cover image The Beat Hotel: Ginsberg, Burroughs, and Corso in Paris, 1957-1963

The Beat Hotel: Ginsberg, Burroughs, and Corso in Paris, 1957-1963

Barry Miles. Grove Press, $25 (304pp) ISBN 978-0-8021-1668-0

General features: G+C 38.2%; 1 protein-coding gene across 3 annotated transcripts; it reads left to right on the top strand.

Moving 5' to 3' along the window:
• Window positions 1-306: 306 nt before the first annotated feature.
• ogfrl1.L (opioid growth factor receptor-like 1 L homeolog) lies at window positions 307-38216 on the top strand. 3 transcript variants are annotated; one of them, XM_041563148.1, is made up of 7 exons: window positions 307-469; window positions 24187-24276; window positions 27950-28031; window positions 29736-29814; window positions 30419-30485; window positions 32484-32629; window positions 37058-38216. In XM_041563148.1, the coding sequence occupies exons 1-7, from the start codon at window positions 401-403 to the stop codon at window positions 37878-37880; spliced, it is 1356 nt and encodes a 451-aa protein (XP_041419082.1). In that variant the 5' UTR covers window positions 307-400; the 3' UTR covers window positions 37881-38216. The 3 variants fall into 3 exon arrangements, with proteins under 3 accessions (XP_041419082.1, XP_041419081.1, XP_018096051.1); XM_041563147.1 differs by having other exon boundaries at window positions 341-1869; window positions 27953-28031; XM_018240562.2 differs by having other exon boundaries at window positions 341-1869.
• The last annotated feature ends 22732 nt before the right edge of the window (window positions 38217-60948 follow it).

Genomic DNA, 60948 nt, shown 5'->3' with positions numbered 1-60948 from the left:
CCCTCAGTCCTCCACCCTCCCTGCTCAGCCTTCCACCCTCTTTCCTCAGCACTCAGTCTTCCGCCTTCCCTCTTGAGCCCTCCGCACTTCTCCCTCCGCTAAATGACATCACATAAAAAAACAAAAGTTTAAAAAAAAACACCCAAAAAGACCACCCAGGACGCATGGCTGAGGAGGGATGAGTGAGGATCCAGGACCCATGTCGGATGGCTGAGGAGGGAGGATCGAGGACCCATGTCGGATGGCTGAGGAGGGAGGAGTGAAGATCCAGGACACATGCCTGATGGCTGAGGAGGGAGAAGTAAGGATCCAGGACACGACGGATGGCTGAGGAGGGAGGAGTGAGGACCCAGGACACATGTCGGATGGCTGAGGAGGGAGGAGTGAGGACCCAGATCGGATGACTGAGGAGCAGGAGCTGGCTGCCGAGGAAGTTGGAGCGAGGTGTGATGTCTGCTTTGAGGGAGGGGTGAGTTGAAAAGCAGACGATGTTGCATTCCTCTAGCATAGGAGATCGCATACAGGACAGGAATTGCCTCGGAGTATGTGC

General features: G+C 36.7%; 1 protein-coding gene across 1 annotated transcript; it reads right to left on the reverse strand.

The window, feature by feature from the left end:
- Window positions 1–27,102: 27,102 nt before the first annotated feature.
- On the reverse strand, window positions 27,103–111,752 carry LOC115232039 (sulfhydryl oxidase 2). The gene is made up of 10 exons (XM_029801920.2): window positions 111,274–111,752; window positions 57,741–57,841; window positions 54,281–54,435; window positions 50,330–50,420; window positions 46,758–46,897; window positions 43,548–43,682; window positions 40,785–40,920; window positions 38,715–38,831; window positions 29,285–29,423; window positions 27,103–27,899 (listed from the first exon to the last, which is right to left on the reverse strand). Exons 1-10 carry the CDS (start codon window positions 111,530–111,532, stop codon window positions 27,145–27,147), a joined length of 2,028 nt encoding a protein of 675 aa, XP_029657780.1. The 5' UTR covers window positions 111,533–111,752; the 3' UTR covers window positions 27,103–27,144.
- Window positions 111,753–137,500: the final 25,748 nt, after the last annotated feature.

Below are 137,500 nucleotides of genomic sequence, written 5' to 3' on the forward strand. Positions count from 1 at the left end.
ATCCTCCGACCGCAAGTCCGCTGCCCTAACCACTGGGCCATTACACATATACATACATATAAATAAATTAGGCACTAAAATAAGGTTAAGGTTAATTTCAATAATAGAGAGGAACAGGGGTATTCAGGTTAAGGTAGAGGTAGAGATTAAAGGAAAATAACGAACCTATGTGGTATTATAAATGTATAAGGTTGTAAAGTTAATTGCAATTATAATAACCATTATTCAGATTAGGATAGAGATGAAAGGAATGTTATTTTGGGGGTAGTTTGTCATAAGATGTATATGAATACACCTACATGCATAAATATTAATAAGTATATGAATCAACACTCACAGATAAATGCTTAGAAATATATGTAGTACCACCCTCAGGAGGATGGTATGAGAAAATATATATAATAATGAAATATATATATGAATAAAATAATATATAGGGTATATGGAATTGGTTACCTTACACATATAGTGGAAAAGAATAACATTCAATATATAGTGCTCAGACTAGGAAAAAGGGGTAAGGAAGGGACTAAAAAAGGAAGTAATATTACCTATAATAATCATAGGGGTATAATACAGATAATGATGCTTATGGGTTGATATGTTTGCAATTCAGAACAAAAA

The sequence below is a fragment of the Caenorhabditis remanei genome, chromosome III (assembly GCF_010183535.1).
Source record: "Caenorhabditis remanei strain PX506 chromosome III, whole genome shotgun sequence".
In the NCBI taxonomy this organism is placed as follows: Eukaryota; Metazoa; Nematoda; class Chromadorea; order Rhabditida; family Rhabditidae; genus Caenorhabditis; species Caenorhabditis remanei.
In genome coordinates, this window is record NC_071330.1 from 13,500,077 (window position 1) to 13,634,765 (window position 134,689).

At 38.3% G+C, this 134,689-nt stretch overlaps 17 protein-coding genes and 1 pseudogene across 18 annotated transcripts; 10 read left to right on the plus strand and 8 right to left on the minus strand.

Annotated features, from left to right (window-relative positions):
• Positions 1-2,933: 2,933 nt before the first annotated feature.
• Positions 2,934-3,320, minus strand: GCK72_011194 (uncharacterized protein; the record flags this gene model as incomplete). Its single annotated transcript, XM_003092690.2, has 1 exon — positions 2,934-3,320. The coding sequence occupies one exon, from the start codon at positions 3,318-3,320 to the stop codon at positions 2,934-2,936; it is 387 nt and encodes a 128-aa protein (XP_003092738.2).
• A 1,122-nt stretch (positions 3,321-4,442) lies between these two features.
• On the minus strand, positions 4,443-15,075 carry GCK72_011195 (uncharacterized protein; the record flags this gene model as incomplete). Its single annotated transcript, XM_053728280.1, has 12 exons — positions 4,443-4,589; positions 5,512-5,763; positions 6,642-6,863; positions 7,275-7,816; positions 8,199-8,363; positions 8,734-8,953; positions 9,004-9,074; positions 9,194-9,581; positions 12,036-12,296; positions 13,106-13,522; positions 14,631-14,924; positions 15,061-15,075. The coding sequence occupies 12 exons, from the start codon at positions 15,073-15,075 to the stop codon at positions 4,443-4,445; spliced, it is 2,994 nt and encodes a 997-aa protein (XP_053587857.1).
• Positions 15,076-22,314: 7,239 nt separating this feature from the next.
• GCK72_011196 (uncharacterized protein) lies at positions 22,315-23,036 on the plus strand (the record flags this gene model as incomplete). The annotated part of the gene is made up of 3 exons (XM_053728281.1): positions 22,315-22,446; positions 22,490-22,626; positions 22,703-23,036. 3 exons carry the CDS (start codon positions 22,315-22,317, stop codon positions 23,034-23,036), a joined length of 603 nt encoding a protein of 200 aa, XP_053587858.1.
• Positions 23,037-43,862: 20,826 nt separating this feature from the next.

Miles (Jack Kerouac: King of the Beats, etc.), who has been intimately involved in the documentation of the Beat scene, focuses here on an international aspect of Beat work: Allen Ginsberg, William Burroughs and Gregory Corso's escape from ""the conformism and Puritanism of fifties America"" during the six years (1957-1963) they lived at a cheap hotel on Paris's Left Bank. During this period, the three pursued such now-famous creative endeavors as ""Kaddish,"" Naked Lunch and ""Bomb."" Their important work during this time, particularly the ""cut-up"" method pioneered by Burroughs, had an important formative influence on the next generation of artists, according to Miles. Part scholarly study and part gossip-fest, this account traces the aesthetic, sexual and social goings-on in Paris: ""Within the shelter of the Beat Hotel,"" Miles writes, ""they had mapped out many of the paths that the `sixties generation' was to actually follow: the recreational use of drugs and experiments with psychedelics..., investigations into magic and mysticism..., gay rights and sexual freedom , the legalization of `pornography' and challenges to obscenity laws."" The hotel on rue Git-le-Coeur, closed for nearly four decades now, still symbolizes the fruitful ground of collaborative creation among the Beats. The significance of this period in Paris for the Beats may be slightly exaggerated by Miles to justify this book-length study, but those interested in the lives of these cult figures will most likely forgive such overdetermination in the interests of learning in an entertaining narrative about important writers now considered American literary heroes. (July)